He'll scratch upon this dusty stage the history of your wasted days / Your broken feet your crumbling teeth your greedy eyes your draining heat
Now Joseph's drugged here at your side just waiting for your breath of life / But how can you sing what you know to be fake? You will never wash Joseph's mouth off your face
Joseph lives in your hands and your eyes, Joseph writes every word every line / So where is he now that he's turned your back? Well he lives in the light that your sight now lacks
Joseph has seen what you know to be true and Joseph once taught you what to do or not do / But your face is changing from bruised to blue: Joseph's hand is on your throat: he is killing you
Sing in silence or scream alone, look in the mirror at a face that is gone / Persist or give up, go to sleep / don't wake up, climb the heap to the top, let your talent rot, start a new fight / lose your mind - none of it matters, let your eyes go blind: Joseph will be here -- til the end of time.
So let the water run cold, let it flow....
As you create more music, do you find yourself getting more or less interested in seeking out and listening to new music made by other people...and why do you think that is?
I am definitely less and less interested in music made by people that exist today, people that are living. I just see them as part of the whole stupid process of the music business, desperate (even if they feign indifference) to get noticed, trying to "make it" in the stinking music business, to become "famous" etc, and it disgusts me. I see those horrible traits in myself too, in my past life, which disgusts me even more. I know this is irrational!!!! I'm sure there's great people out there, and in fact, if I were in a generous mood, I could name several - but I'm NOT in a generous mood... I prefer to dwell on my list of "saints," like Nina Simone, Hank Williams, Willie Nelson, Fela Kuti, Howling Wolf, Bob Dylan, James Brown and, yes, Neil Diamond...all heroes to me...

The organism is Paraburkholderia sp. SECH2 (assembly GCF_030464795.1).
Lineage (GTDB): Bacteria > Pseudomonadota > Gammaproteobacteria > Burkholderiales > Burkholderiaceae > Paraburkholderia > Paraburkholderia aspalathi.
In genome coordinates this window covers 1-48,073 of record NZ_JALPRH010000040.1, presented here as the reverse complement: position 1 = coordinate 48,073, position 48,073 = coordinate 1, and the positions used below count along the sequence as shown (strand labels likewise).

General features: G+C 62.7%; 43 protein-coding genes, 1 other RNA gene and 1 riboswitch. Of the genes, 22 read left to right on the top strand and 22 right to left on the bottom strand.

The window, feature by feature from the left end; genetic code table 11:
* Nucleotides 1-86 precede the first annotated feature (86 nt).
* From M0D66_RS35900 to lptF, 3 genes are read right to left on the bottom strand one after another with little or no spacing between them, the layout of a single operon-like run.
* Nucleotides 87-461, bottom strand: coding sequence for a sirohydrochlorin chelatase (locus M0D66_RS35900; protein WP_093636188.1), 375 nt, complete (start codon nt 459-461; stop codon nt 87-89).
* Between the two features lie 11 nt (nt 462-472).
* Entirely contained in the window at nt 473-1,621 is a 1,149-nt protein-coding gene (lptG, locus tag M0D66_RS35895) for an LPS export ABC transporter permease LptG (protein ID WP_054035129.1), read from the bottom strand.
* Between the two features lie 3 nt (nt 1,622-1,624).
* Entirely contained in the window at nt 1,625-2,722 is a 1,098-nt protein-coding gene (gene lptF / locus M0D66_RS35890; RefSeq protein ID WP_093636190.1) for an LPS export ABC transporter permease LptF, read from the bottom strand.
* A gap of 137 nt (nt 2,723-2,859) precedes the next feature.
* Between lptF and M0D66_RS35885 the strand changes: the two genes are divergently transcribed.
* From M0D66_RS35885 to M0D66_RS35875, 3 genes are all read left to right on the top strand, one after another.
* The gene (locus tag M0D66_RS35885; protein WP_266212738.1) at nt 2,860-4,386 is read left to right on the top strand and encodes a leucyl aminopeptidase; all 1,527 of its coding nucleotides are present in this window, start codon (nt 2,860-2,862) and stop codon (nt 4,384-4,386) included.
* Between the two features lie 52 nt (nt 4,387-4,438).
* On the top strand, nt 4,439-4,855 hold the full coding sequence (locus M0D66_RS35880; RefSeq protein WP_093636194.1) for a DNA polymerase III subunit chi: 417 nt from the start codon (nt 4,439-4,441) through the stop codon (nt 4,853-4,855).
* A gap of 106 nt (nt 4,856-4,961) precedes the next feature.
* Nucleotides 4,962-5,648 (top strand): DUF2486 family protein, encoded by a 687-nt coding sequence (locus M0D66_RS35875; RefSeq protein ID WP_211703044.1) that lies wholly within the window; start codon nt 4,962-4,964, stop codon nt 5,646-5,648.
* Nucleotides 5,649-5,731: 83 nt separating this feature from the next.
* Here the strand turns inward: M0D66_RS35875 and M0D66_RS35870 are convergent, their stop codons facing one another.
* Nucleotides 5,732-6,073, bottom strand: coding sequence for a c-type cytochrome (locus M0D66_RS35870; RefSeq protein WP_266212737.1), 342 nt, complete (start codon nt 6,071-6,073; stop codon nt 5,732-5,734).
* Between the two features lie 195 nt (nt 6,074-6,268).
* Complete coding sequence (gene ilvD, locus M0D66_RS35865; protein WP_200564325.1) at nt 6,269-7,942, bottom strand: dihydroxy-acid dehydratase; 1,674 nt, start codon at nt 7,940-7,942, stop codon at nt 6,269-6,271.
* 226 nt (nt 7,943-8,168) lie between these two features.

Lately what musical periods or styles do you find yourself most drawn to as a listener? (Old or new music? Music like yours or different from yours?)
Anything old. "Yummy Yummy Yummy I've Got Love In My Tummy" is indeed profound when compared to the latest offering from anyone contemporary I can think of...
Name a band or musician, past or present, who you flat-out LOVE and think more people should be listening to. What's one of your all-time favorite recordings by this band/musician?
Well, it's sad, but I have to say that Bob Dylan is the most realized, the best offering to the heavens that pop music could ever produce. On the other hand, he made some really, really TERRIBLE music too. But any young person looking for meaning in song should definitely immerse themselves in his catalog, and reject or digest what they find. In any event, there is certainly no greater source from which to begin. It leads everywhere...
What's the saddest song you've ever heard?
At this point in our history, it would have to be the national anthem...
To check out the rest of the Q&As, click here.